On social media, which is almost always merciless, they’ve already reached a verdict. Hawaii, the first song that John Lydon – Johnny Rotten to his friends – has released in eight years is “the definitive nail in the coffin of British punk.” The song –released under the name of Rotten’s band Public Image LTD, of which he has been the only permanent member since 1978– has been called a “horrendous” ballad, “real shit,” “ordinariness” and an “outburst.” Only his fans have attempted to defend Lydon with sanctimonious arguments. Some give him credit for still being “alive and kicking” after his exhausting 66-year-long personal crusade against the system; they say that, beyond its musical virtues (or lack thereof), Hawaii represents a commendable act of resistance.
Nevertheless, if rivers of ink have been spilled over this feather-light contemporary ballad, it is because 66-year-old John Lydon has decided to nominate it as an entry to represent Ireland in this spring’s Eurovision Song Contest. Yes, Johnny Rotten, the Sex Pistol who set out to bring anarchy to the UK 46 years ago, has just volunteered to enter the soporific song in the European competition’s preliminary round.
It is difficult to conceive of an event less punk than Eurovision. Launched in 1956, the first competition took place in Lugano, Switzerland, and only seven countries participated. Since then, the festival has contributed to the rise of the greats of melodic song like ABBA, Céline Dion, France Gall, Sandie Shaw, Cliff Richard, Massiel, Raphael and Julio Iglesias. According to British journalist Jon Henley, one of Eurovision’s most eloquent detractors, it’s been “an unmissable annual extravaganza of glitter and tight trousers, a joyful celebration of silliness” for decades. Moreover, he notes, the festival is “musically negligent and frankly reactionary in aesthetics” and “in recent years, [has] acquired a disturbing geopolitical dimension.” Eurovision has become a map of the participating nations’ affinities and prejudices.
Ireland, what have they done to you?
Until the late 1980s, when Eurovision was the preserve of the 20 Western European countries (with occasional guests like Yugoslavia, Turkey, Israel and Morocco), Ireland was one of the event’s powerhouses. But since the constellation of Eastern European countries burst onto the scene, the Celtic tiger has barely managed to qualify for the finals, despite the richness of its musical traditions. The Irish last reached the final round in 2018, and they came in sixteenth. Perhaps they can count on the votes of a handful of Galicians in Spain or Bretons in France nostalgic for a very diluted shared Celtic identity, but at the moment of truth their allies – the only ones with whom they can exchange votes based on courtesy and cultural proximity – are their ancestral enemies, the British.
Lydon, a Londoner of Irish descent, has offered his services to correct that historical wrong. In the absence of a Shane McGowan or a Bono willing to lend a hand to restore Irish pride, he has stepped into the void with a lackluster, rootless song that has a vaguely Polynesian air, embarrassing lyrics and a solid sentimental story: he dedicated it to his wife, Nora Forster, who is suffering from Alzheimer’s disease.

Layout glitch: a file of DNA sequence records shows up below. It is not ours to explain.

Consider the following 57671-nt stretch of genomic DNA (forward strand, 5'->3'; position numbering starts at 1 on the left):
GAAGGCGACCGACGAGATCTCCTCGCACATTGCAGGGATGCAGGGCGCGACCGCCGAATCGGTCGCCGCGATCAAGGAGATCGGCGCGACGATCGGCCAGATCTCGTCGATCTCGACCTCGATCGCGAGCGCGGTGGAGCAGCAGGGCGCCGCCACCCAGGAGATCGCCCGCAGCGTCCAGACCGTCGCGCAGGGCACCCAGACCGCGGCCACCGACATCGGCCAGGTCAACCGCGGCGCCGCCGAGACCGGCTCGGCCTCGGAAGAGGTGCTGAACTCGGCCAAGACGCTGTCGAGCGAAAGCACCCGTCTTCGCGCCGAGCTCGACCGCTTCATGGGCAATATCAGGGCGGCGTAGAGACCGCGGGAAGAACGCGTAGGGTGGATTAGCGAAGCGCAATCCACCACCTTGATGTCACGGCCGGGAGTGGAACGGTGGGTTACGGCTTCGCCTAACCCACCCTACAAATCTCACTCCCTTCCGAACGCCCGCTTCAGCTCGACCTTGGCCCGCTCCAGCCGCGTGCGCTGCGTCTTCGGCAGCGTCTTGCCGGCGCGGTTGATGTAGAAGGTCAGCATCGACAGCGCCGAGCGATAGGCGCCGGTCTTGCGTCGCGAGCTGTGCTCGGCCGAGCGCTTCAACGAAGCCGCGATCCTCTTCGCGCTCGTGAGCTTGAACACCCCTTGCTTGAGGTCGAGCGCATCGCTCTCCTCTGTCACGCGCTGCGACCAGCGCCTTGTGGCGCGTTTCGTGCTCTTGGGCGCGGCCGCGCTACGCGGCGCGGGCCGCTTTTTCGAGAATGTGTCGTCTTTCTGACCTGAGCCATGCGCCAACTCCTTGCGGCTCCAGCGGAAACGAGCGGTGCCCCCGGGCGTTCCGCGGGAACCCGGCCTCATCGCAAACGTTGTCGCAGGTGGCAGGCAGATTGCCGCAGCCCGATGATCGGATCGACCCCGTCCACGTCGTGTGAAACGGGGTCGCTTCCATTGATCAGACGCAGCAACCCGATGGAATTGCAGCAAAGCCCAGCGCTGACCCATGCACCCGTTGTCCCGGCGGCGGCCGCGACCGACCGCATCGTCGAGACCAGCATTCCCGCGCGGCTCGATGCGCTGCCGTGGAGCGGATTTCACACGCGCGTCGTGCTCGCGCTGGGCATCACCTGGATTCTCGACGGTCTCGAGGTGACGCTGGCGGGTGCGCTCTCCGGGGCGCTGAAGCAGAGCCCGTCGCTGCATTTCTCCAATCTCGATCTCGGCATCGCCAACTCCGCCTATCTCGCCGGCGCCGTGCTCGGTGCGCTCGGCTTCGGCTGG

Laura Snapes explains in The Guardian that Rotten and his band, Public Image Ltd. (PiL), which he has brought out of hibernation for the occasion, will compete in Eurovision’s preliminary round with Adgy, Connolly, Leila Jane, Wild Youth and a long list of still semi-unknown soloists and bands. Jazz Monroe adds in Pitchfork that Lydon’s is the only nomination that has “some international weight,” but, a priori, his chances of being chosen are slim. He is predicted to fail loudly, like those active but washed-up professional soccer players who have agreed to participate in Ibai Llanos’s circus-like Kings League.
What’s more, Monroe reminds us that this “would not be Lydon’s only recent flirtation with proudly schlocky entertainment.” In 2021, he donned a jester’s mask on the TV show The Masked Singer; even then, people said that he was “spitting on his legacy” (which, if you think about it, is very punk) and disrespecting himself.
Punk’s life, death, resurrection, and right turn
Actually, like his (almost) peer Morrissey, Rotten has shamelessly participated in reality shows and after-dinner talk shows for a few years now. The general public has become accustomed to his presence, even older people who were already adults when punk was born and viscerally rejected it.
Today, Lydon is welcomed with complicit sympathy, aided by the conservative drift of his views on life and politics. As in Morissey’s case, a subsection of the audience finds it gratifying that the eternally aggressive and talkative boy-man now believes that Britain should never have ceased to be an empire, that immigration is a biblical punishment and that Brexit was a great idea.